The visual poetry for Kenzo’s Fall/Winter 2017 Season Zero collection has been created in collaboration with three young filmmakers: Mati Diop, Baptist Penetticobra and Eduardo Williams. And they weren’t randomly selected, quite the contrary. The brand’s concern about ecological issues has been the main criteria for choosing them, although their singular and personal style is of course as strong as their discourses. We present you this newest fashion trilogy that will not leave you indifferent.
This series of three films is interprets the collection from three different points of view and absorbed trough the lens of three different cameras. Bolivia, France, the United States and Argentina are the different locations where the scenes covered in the dark shades of blue of the night blend different cultures, accents, landscapes, moods, times and spaces into one big juice. Because in the end, that’s what our planet is about: a great amalgamation of differences and similarities.

These films display chaos and preach the message that should remind us of the roots of our dear attachment to the world, which we tend to forget about while being blinded by the light of window displays. The three short pieces take us to the doorsteps of the dimensions that remain to be explored.
Olympe, by Mati Diop, is the filmmaker’s debut creation for a brand. In it, he takes the viewer for a ride through a mysterious Parisian night. Mati’s camera follows his brother, Grad Diop, biking through the city’s neighbourhoods saturated by the full moon’s light, portraying bunches of young people sitting on the street, listening to music, smoking cigarettes, talking, and spending some time together. The shots are very atmospheric, gusty and emotional, complimented by dreamy trap music.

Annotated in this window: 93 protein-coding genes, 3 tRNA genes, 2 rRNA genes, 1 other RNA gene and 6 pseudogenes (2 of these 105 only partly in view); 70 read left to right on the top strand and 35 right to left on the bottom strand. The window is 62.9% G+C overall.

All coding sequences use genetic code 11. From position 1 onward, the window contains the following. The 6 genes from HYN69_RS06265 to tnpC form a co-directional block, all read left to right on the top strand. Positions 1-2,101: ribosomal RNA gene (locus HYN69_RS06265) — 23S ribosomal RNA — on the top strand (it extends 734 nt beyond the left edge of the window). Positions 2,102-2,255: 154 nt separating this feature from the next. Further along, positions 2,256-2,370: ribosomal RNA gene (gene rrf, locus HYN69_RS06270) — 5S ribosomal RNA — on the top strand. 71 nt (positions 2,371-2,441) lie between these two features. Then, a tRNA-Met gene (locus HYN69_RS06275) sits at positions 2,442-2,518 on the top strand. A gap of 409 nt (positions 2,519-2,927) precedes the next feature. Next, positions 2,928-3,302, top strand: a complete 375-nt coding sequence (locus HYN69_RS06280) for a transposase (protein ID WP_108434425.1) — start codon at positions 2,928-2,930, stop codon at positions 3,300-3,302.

, by Eduardo Williams, is a bit of a mind-bending film, questioning the natural and the artificial, the normal and the unfamiliar, and narrowing the gap between the sensation of fantasy and reality. Moving from an elf in a fruits and vegetable store, to the underground of Buenos Aires, to a metal workshop of some kind, you end up watching colourful beings voguing in Fontainebleau. Beautifully hypnotizing.
Untitled (Juice), by Baptist Penetticobra, is a vertically-shot monologue, somewhat rude, somewhat poetic, somewhat musical. A girl and a boy appear intermittently, comfortably sitting on a lounger, explaining the story of a juice – although at some points it even sounds like a rap song. Baptist has consciously chosen to use something so trivial, small and unimportant like an orange juice to talk about something bigger and more significant. Our favourite quote? “Juice, so fine, it tastes like a sunset”. Cheers to that and to Kenzo’s bet for emerging talent!